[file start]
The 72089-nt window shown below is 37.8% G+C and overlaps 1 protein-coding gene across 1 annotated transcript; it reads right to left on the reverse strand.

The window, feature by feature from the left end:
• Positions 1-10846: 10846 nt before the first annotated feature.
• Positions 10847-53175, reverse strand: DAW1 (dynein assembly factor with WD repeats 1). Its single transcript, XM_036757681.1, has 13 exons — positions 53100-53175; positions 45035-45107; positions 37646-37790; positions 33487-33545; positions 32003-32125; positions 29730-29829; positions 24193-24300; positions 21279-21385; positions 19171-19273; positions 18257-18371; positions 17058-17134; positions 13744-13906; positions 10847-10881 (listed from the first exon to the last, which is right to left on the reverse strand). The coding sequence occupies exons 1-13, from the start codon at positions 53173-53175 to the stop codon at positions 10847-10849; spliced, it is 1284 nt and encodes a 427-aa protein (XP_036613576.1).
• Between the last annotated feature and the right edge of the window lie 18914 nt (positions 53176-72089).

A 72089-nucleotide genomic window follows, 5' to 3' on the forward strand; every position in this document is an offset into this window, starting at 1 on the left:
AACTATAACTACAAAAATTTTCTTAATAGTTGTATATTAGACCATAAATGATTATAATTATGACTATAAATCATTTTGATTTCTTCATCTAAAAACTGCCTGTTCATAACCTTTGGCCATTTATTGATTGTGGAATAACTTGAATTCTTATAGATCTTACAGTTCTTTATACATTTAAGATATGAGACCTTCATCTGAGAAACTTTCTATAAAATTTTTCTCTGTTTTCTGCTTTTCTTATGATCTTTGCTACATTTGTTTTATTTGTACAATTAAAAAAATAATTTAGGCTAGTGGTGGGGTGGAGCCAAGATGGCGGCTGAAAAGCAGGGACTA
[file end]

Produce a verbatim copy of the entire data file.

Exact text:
The 72089-nt window shown below is 37.8% G+C and overlaps 1 protein-coding gene across 1 annotated transcript; it reads right to left on the reverse strand.

The window, feature by feature from the left end:
• Positions 1-10846: 10846 nt before the first annotated feature.
• Positions 10847-53175, reverse strand: DAW1 (dynein assembly factor with WD repeats 1). Its single transcript, XM_036757681.1, has 13 exons — positions 53100-53175; positions 45035-45107; positions 37646-37790; positions 33487-33545; positions 32003-32125; positions 29730-29829; positions 24193-24300; positions 21279-21385; positions 19171-19273; positions 18257-18371; positions 17058-17134; positions 13744-13906; positions 10847-10881 (listed from the first exon to the last, which is right to left on the reverse strand). The coding sequence occupies exons 1-13, from the start codon at positions 53173-53175 to the stop codon at positions 10847-10849; spliced, it is 1284 nt and encodes a 427-aa protein (XP_036613576.1).
• Between the last annotated feature and the right edge of the window lie 18914 nt (positions 53176-72089).

A 72089-nucleotide genomic window follows, 5' to 3' on the forward strand; every position in this document is an offset into this window, starting at 1 on the left:
AACTATAACTACAAAAATTTTCTTAATAGTTGTATATTAGACCATAAATGATTATAATTATGACTATAAATCATTTTGATTTCTTCATCTAAAAACTGCCTGTTCATAACCTTTGGCCATTTATTGATTGTGGAATAACTTGAATTCTTATAGATCTTACAGTTCTTTATACATTTAAGATATGAGACCTTCATCTGAGAAACTTTCTATAAAATTTTTCTCTGTTTTCTGCTTTTCTTATGATCTTTGCTACATTTGTTTTATTTGTACAATTAAAAAAATAATTTAGGCTAGTGGTGGGGTGGAGCCAAGATGGCGGCTGAAAAGCAGGGACTA